Is mall terror threat a concern for Tampa Bay?

Clearwater, Florida -- Over the weekend, a frightening, threatening video was released by Al Shabaab - the Somalian, Muslim extremist group, urging an attack on the Mall of America and other Western shopping centers.

It's the same group that carried out an attack on a shopping mall in Nairobi, Kenya less than two years ago leaving more than 60 people dead.

So, how concerned do we need to be about this threat here in the Tampa Bay area, and what measures are being taken that can protect all of us in the face of such an ominous threat?

The terrorist threat against the Mall of America is obviously a concern to just about anyone who visits any mall in America. Shopping centers in the Bay area are no exception.

"You know, we want to feel like we're not being threatened, and we should not be threatened," said Cheryl Miller, a shopper at Countryside Mall in Clearwater.

"I believe that it may be any day," said another worried shopper who declined to be identified.

Just how concerned do we really need to be?

"Generally speaking, soft targets are potential venues for these types of attacks," said Craig Gundry, vice-president of Largo-based Critical Intervention Services, which provides security consulting worldwide.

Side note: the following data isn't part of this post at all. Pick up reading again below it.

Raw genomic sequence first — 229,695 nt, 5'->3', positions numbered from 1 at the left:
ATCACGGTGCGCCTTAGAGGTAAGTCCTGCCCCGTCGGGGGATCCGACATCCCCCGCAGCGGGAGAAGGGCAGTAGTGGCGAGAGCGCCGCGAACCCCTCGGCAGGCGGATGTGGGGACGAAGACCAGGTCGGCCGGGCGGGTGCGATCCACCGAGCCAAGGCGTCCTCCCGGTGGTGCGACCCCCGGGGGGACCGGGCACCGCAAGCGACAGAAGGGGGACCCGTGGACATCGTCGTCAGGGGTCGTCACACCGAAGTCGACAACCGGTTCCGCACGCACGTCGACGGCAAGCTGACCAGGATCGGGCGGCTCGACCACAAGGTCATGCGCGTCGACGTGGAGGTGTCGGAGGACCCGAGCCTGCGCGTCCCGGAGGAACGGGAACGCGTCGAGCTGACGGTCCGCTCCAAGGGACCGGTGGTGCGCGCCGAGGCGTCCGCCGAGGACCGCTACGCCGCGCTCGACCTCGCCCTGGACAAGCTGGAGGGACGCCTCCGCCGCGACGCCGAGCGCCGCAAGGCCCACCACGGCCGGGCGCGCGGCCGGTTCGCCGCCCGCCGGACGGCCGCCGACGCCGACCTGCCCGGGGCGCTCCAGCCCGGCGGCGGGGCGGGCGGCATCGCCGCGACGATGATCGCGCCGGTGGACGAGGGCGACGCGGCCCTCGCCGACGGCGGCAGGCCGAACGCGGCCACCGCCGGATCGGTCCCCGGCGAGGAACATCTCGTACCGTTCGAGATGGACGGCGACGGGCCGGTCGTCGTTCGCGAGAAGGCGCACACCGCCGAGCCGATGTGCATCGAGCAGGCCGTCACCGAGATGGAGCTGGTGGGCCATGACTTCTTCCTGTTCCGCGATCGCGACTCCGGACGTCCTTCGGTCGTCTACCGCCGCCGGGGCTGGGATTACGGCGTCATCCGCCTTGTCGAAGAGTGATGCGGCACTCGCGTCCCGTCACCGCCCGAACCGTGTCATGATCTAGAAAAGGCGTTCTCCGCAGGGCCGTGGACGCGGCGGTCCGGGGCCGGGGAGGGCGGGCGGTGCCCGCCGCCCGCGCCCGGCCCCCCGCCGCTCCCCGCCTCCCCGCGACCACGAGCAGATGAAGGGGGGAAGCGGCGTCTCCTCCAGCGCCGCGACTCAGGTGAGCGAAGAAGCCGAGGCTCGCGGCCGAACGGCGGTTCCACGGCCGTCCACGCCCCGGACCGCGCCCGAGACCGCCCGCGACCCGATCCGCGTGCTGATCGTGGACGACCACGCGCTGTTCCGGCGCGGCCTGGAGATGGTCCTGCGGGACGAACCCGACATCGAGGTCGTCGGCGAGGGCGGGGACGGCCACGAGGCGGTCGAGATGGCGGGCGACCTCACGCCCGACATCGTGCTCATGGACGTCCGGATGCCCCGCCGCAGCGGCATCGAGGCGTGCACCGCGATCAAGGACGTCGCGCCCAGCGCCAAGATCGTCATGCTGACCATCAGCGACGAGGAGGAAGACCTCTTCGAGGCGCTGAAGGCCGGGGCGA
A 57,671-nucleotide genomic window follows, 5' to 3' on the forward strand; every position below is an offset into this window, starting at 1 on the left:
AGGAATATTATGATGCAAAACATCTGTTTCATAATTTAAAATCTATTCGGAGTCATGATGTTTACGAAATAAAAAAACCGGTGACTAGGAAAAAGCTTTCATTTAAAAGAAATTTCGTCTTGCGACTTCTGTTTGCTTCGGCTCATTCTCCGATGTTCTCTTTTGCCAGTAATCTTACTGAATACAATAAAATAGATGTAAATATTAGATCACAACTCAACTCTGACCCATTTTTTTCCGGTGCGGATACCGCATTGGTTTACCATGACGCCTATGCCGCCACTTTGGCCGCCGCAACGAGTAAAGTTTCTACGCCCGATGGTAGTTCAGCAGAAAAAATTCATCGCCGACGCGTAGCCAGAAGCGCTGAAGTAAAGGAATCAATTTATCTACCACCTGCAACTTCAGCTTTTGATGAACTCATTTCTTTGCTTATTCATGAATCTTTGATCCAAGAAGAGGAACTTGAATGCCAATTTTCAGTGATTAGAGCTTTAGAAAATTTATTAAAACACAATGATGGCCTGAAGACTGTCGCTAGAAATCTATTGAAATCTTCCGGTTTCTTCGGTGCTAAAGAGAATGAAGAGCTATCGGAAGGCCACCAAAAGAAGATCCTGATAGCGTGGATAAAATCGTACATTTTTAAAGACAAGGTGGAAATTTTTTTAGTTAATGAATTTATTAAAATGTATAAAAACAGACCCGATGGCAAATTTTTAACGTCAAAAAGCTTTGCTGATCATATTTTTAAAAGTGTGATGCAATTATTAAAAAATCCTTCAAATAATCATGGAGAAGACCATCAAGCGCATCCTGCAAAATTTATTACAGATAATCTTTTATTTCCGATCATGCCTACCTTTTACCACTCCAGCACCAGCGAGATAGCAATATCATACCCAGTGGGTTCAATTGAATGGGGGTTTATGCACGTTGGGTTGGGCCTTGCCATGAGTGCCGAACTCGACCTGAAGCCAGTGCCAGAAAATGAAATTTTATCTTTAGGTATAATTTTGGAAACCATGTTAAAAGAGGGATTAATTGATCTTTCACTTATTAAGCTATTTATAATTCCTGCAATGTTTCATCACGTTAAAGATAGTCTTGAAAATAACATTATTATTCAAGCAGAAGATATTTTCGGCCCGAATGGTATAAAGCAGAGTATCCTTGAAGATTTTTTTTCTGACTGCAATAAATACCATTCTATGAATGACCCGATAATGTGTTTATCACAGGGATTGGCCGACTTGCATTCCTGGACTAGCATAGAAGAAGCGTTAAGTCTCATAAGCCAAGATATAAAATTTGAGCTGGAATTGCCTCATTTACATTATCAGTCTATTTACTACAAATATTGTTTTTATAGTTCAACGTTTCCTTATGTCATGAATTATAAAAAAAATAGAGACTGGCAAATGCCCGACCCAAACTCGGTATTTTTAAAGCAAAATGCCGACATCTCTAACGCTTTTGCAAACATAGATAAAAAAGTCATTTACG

Gundry says shoppers in the Bay area probably don't need to change their routines.

"I'm not aware of any current threat-related conditions here in Florida that would warrant that level of concern," said Gundry.

In a statement from Westfield, the region's largest mall operator, the company says it does not discuss particulars when it comes to security, but that they are coordinating "their activities with police and government agencies."

At International Plaza mall, operated by Taubman Centers, a jewelry store heist in late December sent shoppers scrambling. It was an unknown threat at the time.

Gundry says that was an opportunity for officials to review their readiness and response.

"What went right, what went wrong, and hopefully, some kind of additional measures then come out of it," said Gundry.

In the absence of a specific threat, experts suggest keeping your eyes open for any suspicious activity or behavior. Also, don't be afraid to report any unattended objects. Gundry says you should also have a plan to get out fast at the first sign of trouble. Those who find the exits quickly, he says, are far more likely to survive an attack.


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